We are at the tail end of Chinese New Year and eating will be stripped down, at least in my household.
So meals will contain no carbohydrates or, at most, very little of it.
And if any, it will only be complex carbohydrates: brown rice, brown bee hoon and multigrain rye or spelt bread, but no wheat.
I now do not eat much wheat, which causes bloating in my case.
There are plenty of vegetables on the table - often two servings, each large enough for a family, for just my husband and me.
And if possible, we will eat the greens raw or just lightly cooked.
I still love my red meat, however, and will put it on the menu occasionally.
But only in small amounts and only the lean cuts.
The United States Department of Agriculture has declared that there are 29 cuts of beef that can be categorised as lean.
Of these, five have been named extra-lean.
The leanest cuts, in order of the least proportion of fat, are: eye round (boneless cut of meat from the buttock of the cow), sirloin tip (part of the hip), top round (top of the buttock), bottom round (bottom of the buttock) and top sirloin (centre of the portion in front of the buttock).
Each 100g portion of such steak cuts has less than 5g of total fat, of which 2g is saturated fat and 95mg is cholesterol.
Indeed, as a rule, any cut labelled round (from the buttocks) is good, as it would have come from the hard-working muscular parts of the cow and, hence, is less fatty.
And, if you can get it, beef from grass-fed cows is lower in saturated fat and cholesterol, and higher in omega-3 fatty acid, which is considered heart-healthy.
But whichever the cut, I still assiduously trim any visible fat from the meat before cooking it.
Sure, fat adds flavour and moisture, but it also contributes to the fat content of the dish.
And I would grill, rather than fry, the meat, so that fat can be drained away.
If you are opting for lean cuts with little fat, do marinate them, for this gives extra flavour and helps tenderise the meat.
Adding an acidic ingredient, say wine, vinegar or lemon juice, also helps with the tenderising.
Most importantly, I offer only small amounts of meat.
My steaks are all served sliced, so that my family members help themselves to just a few slivers.
Even so, these will deliver the benefits of the nutrients of meat, which are many.
Beef is packed with protein, which is critical for muscle growth and recovery.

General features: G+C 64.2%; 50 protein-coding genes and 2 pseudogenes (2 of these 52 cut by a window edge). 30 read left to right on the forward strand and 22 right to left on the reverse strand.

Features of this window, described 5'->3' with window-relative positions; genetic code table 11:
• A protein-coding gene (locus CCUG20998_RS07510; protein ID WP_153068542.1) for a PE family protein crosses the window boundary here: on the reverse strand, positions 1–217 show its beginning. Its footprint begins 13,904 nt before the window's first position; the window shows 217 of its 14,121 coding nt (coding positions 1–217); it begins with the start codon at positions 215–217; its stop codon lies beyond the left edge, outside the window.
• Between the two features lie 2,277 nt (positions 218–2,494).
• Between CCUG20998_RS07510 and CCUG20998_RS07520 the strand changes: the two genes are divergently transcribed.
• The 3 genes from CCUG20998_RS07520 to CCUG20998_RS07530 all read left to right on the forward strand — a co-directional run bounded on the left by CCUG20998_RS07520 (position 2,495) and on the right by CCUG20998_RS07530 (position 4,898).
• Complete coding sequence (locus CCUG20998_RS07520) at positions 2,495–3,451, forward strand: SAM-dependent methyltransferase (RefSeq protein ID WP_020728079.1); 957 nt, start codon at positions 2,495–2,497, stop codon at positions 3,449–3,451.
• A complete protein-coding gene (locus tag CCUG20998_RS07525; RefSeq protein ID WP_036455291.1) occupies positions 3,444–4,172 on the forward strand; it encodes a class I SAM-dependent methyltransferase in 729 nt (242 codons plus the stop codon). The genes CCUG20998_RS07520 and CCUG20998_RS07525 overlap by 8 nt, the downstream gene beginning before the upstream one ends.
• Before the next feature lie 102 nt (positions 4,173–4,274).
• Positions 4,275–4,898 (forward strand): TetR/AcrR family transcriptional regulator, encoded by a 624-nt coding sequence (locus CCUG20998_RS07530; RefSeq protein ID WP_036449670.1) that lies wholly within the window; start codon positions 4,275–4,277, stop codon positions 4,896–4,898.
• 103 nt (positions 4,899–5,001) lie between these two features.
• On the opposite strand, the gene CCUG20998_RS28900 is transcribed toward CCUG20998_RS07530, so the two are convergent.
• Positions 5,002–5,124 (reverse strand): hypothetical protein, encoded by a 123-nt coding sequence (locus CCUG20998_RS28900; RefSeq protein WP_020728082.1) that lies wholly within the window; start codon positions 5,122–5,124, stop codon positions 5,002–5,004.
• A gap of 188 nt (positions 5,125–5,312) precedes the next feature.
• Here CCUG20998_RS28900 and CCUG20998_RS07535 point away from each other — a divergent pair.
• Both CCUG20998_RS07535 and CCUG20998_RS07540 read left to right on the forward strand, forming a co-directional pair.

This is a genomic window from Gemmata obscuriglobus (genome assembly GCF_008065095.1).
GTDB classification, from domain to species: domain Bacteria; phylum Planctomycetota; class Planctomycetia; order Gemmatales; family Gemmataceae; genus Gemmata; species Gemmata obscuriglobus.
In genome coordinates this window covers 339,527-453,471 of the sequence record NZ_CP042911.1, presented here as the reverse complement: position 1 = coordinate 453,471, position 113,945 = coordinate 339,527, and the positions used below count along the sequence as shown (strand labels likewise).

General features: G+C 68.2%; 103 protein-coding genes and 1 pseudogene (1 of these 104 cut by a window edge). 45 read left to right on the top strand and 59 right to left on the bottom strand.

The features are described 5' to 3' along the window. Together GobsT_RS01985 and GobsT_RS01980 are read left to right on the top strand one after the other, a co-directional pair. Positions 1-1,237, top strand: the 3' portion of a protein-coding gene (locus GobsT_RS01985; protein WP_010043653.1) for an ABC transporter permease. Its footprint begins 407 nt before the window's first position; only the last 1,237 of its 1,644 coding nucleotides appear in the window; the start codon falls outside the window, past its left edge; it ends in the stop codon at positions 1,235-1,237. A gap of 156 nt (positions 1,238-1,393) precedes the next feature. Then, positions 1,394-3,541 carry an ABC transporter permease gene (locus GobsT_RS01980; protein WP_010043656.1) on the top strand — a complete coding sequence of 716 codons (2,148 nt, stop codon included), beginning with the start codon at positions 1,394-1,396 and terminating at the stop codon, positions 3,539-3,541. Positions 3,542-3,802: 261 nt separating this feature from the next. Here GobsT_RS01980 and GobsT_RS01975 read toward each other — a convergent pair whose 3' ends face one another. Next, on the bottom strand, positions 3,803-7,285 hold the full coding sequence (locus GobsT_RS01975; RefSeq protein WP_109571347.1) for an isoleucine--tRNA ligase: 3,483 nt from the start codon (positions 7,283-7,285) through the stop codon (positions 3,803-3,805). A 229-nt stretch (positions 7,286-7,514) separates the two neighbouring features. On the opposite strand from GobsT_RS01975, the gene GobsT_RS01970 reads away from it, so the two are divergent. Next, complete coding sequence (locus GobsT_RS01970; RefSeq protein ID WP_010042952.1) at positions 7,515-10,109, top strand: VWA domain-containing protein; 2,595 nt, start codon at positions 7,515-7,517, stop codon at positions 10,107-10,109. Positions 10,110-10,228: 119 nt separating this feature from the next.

It is also high in iron and vitamin B2, which boost the immune system and keep red blood cells healthy.
To cook this Vietnamese beef salad, I used two strip loin steaks, which came from the short loin, the portion of the cow between the ribs and the sirloin. A 100g portion of this cut has 6g of total fat, of which 2.3g is saturated fat.
But you can also choose from any of the extra lean cuts.
The meat was rubbed with paste made from lemon grass and garlic, left to marinate overnight in rice wine and fish sauce, and grilled.
It was then served on a bed of lettuce, enlivened with fragrant herbs.
Truly nice and still within the bounds of healthy post-festive eating.
Vietnamese beef with herb salad
(Serves four to six)
4 lean steaks, about 2 to 3cm thick, weighing 400g in total
1 tsp peanut oil
2 tsp fish sauce
1 tbs rice wine
2 lemon grass stalks, white part only
3 cloves of garlic
1-2 tsp honey
1/2 cup olive oil
Juice from 1/2 lemon
1 head butter lettuce, washed and drained, leaves separated
1 sprig each of fresh coriander, basil, laksa and mint, leaves only
2 red chillies, chopped
1. Trim all visible fat from the steaks.
2. Rub peanut oil over the steaks and season them with rice wine and one teaspoon of fish sauce.
3. Chop or pound the lemon grass stalks with two cloves of garlic and rub this paste over the steaks. Leave the marinated steaks covered in the fridge overnight.
4. Cook them just before serving. Spray a grill pan with oil and heat it over the stove top till it becomes sizzling hot.
5. Sear the steaks for a length of time based on how cooked you want the meat to be - two minutes on each side for rare, three minutes for medium. Rare meat will feel soft and medium cooked meat will feel slightly tender to the touch.
Leave the meat to rest for five minutes.
6. In the meantime, mix honey, olive oil, lemon juice and one teaspoon of fish sauce to make the dressing. Taste it to adjust the amount of seasoning, if needed.
7. Prepare the lettuce, coriander, basil, laksa and mint leaves. Lay the leaves on a plate.
8. Slice the steaks and lay the pieces on the greens.
9. Scatter chopped chillies and one clove of chopped garlic on top of the steaks and greens.
10. Just before serving, toss everything with the dressing.
Get a copy of Mind Your Body, The Straits Times or go to straitstimes.com for more stories.